By OTIATO GUGUYU

The International Monetary Fund (IMF) has warned Kenyans protesting its loans to the government that they face job cuts, tax increases and costly loans without its help.

The IMF issued a statement following public outcry over the government’s growing appetite for debt after approving a $ 2.34 billion loan to Kenya, saying its bailout has saved the country from a debt crisis amid the Covid-19 pandemic.

The IMF said the loan would help Kenya tackle Covid-19 in the short term and balance its long-term accounts by replacing expensive bank loans with concessional funding from bilateral countries and multilateral institutions.

“The arrangements with the IMF – along with additional financing from development partners and capital markets and support from the G-20 under the Debt Service Suspension Initiative (DSSI) – will help address Kenya’s significant medium-term financing needs, in particular to support their response to Covid-19. . The alternative to this financing is much sharper fiscal consolidation or much more expensive borrowing on commercial terms, ”the IMF said in a FAQ on Kenya.

The pandemic has affected Kenya’s income and limited access to commercial lending markets, forcing the country to look to the World Bank and IMF in search of direct budget financing.

Previously, Kenya had shied away from direct budget funding from institutions such as the IMF and the World Bank during the regime of former President Mwai Kibaki, with most of the support taking the form of backstopping. to projects.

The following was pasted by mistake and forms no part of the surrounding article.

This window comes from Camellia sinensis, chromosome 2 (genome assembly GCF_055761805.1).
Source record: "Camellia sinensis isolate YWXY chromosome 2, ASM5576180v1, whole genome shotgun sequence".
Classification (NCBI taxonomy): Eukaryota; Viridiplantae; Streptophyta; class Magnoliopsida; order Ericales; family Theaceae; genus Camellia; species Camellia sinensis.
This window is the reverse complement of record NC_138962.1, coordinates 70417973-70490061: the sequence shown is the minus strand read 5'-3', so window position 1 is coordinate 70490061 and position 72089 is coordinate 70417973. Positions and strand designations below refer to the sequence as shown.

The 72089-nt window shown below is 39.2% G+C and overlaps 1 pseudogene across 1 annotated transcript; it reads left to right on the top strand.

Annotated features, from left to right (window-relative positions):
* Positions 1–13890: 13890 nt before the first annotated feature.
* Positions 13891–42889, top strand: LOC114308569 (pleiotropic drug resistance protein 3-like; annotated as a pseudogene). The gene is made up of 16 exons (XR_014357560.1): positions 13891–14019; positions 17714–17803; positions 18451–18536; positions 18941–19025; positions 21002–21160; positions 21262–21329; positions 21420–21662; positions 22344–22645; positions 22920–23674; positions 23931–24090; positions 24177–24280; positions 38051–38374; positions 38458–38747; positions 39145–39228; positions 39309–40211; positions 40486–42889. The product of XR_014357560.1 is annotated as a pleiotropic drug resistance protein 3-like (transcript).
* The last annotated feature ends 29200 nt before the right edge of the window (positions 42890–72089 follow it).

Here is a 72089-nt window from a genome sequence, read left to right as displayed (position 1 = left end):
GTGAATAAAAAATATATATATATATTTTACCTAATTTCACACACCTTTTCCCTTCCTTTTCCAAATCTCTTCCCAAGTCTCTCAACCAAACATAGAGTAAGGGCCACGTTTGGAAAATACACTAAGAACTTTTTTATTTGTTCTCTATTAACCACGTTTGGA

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However, the deterioration of the country’s cash position, marked by declining income and worsening debt service obligations, forced the country to revert to these loans with conditions.

Last year Kenya borrowed Ksh 79.3 billion (about $ 733 million) from the IMF and has now taken $ 2.34 billion under the current program.

From the World Bank, Kenya took $ 750 million in 2019 and last year, $ 50 million in emergency funding for Covid-19, a $ 43 million loan to fight locusts and a $ 1 billion budget support facility to help manage the adverse effects of the pandemic.

Kenya plans to borrow an additional $ 1.5 billion from the World Bank this year.

The pandemic only tipped the scales for the country heading into a debt crisis after President Uhuru Kenyatta’s Jubilee administration borrowed at least Ksh 6.1 trillion (about $ 56 billion) for implement his manifesto in 10 years in power after having inherited just over 1 Ksh. 79 trillion ($ 16 billion) as of June 2013.



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